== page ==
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They've been spending time together for several years U. When asked if they kissed yet, she played coy: "That was never the intention to become romantic.It was to just join forces to be something important." After giggling, she added: "It was never the intention, but things happen for sure." Anderson's most revealing statement addressed marriage: "I always thought I'd make a good First Lady and if I had to pick a world leader to stand beside it would be Julian Assange." Despite Assange's current living situation, they see each other pretty often British press is fascinated by the curvy Playboy model's romance with the 6-foot-2, pale-skinned leader of the first "stateless news organization" – especially since Assange has been confined to the Ecuadorian Embassy in London since 2012, where he has been avoiding extradition.
From there, things start looking familiar: Users can specify whether they’re seeking a friendship or romantic relationship, with men or women, and they can search via a handful of discovery settings, including age and disability type.“If someone is deaf and wants to connect with others who are also deaf, we made that possible,” Anderson said.As Glimmer continues to grow, Anderson is looking at strategic partnerships that can help propel the app and its mission.“Now that we are getting such a positive response, we have started speaking with investors, as well as accelerators and incubators,” he said.While they’re interviewing interns to assist with social media, marketing and design, the two founders are the only full-time employees.“It doesn’t exclude anyone else; it’s just built and designed to take into account that people with disabilities often have trouble disclosing these details on social and dating apps,” said Anderson, who has an MBA in marketing and communication from De Paul University.“We did our own research on the matter, speaking to hundreds of young men and women with disabilities, as well as their parents, at dozens of conferences and events over the years to see if there was desire for a product like this,” Anderson said, noting that it includes the non-disabled and is available on mobile.He plans to use a mix of targeted Facebook ads, outreach to organizations for people with disabilities, and attendance at conferences and events (think the Abilities Expo and Disability Pride Parade).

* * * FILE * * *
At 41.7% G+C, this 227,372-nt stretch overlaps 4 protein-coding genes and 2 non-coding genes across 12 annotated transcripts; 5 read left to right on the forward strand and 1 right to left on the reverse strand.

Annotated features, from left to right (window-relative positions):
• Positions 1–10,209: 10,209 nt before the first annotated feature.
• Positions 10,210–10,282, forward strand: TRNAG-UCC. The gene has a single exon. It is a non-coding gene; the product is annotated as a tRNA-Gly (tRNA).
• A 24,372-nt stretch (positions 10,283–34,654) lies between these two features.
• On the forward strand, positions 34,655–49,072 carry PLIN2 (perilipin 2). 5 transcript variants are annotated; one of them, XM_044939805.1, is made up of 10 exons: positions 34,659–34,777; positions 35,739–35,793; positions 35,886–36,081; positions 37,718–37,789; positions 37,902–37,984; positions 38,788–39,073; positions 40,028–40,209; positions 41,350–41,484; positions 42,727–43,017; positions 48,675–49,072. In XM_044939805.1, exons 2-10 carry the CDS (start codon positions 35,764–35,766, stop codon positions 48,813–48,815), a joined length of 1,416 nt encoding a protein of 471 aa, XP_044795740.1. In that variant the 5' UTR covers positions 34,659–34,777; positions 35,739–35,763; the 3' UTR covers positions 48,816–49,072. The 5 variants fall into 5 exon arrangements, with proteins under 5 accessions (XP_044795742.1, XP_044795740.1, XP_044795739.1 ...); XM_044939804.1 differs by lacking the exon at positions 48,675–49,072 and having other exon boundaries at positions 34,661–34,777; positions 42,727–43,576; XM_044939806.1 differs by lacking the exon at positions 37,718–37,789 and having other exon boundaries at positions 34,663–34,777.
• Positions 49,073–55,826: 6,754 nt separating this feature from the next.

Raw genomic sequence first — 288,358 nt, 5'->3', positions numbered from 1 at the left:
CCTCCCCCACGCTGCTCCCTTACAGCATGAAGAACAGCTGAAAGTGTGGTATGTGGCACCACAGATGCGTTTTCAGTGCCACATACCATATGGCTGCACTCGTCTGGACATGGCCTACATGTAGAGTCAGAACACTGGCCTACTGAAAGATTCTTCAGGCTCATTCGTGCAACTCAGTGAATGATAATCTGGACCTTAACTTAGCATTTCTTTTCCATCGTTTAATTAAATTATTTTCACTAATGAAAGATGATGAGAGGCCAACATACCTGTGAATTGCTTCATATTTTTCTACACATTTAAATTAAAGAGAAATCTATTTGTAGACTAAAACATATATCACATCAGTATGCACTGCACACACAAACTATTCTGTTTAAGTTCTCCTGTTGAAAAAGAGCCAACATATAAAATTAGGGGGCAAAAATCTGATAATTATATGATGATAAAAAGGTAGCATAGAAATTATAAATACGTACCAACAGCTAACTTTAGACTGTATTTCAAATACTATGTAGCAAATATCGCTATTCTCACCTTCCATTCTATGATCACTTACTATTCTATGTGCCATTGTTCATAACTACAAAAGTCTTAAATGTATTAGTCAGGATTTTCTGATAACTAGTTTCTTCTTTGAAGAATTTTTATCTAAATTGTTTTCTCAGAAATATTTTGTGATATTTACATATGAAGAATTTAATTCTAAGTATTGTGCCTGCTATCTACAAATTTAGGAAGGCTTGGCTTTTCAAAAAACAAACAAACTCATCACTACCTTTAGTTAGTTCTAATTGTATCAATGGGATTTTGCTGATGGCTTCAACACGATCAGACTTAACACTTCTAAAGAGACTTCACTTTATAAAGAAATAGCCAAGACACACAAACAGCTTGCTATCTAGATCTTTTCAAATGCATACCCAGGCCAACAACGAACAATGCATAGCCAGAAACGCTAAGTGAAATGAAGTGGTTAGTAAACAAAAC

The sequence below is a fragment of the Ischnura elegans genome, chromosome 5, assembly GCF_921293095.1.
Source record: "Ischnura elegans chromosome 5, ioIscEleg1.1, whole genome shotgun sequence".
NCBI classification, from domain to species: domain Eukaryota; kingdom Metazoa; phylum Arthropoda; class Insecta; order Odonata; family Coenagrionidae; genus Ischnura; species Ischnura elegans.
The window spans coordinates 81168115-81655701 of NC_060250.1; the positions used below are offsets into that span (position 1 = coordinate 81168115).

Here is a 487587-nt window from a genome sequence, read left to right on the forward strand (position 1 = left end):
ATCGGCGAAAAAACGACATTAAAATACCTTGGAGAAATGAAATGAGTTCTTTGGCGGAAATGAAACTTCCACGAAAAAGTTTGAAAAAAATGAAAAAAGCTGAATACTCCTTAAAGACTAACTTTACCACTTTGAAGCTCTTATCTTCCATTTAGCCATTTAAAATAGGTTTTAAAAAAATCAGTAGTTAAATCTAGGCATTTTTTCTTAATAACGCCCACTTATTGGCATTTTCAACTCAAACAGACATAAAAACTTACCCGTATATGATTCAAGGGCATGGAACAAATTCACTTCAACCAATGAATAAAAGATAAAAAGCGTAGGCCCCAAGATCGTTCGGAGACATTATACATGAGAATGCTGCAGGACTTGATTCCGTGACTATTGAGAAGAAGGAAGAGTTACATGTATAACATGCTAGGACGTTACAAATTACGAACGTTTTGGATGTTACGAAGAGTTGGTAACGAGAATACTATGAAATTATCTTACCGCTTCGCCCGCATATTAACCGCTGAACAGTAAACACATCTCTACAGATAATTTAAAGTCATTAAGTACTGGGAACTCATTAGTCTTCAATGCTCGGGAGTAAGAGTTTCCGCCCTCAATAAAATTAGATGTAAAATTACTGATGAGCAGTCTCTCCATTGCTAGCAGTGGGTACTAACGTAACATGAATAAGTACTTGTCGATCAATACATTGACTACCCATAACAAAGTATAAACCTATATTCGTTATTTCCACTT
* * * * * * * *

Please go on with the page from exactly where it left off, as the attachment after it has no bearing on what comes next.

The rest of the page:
“By end of year, it’d be great to see the good results of our efforts here in Chicago, along with the responses we’ve gotten across the country,” he said.
It’s an idea that could have staying power, according to John Madigan, an industry research analyst with IBISWorld.“If you look at the behavior of the major players in this industry and what’s going on in the market, it’s really geared towards niche dating groups — people want to find a group they feel that they’re a part of,” Madigan said.
“That’s what’s great about this app — it’s speaking to an existing community that seems to want a service that the current market hasn’t been able to provide for them.” What happens when holiday break-ups, New Year's resolutions and Valentine's Day pressures collide?
Steve Anderson, who has cognitive disabilities, inspired his brother Geoff to create the app.
(Erin Hooley / Blue Sky) More than 4,500 dating service companies exist today, but for Chicago resident Geoff Anderson, it wasn’t enough.
Gotze hints at BVB return This could, of course, be an innocent dinner.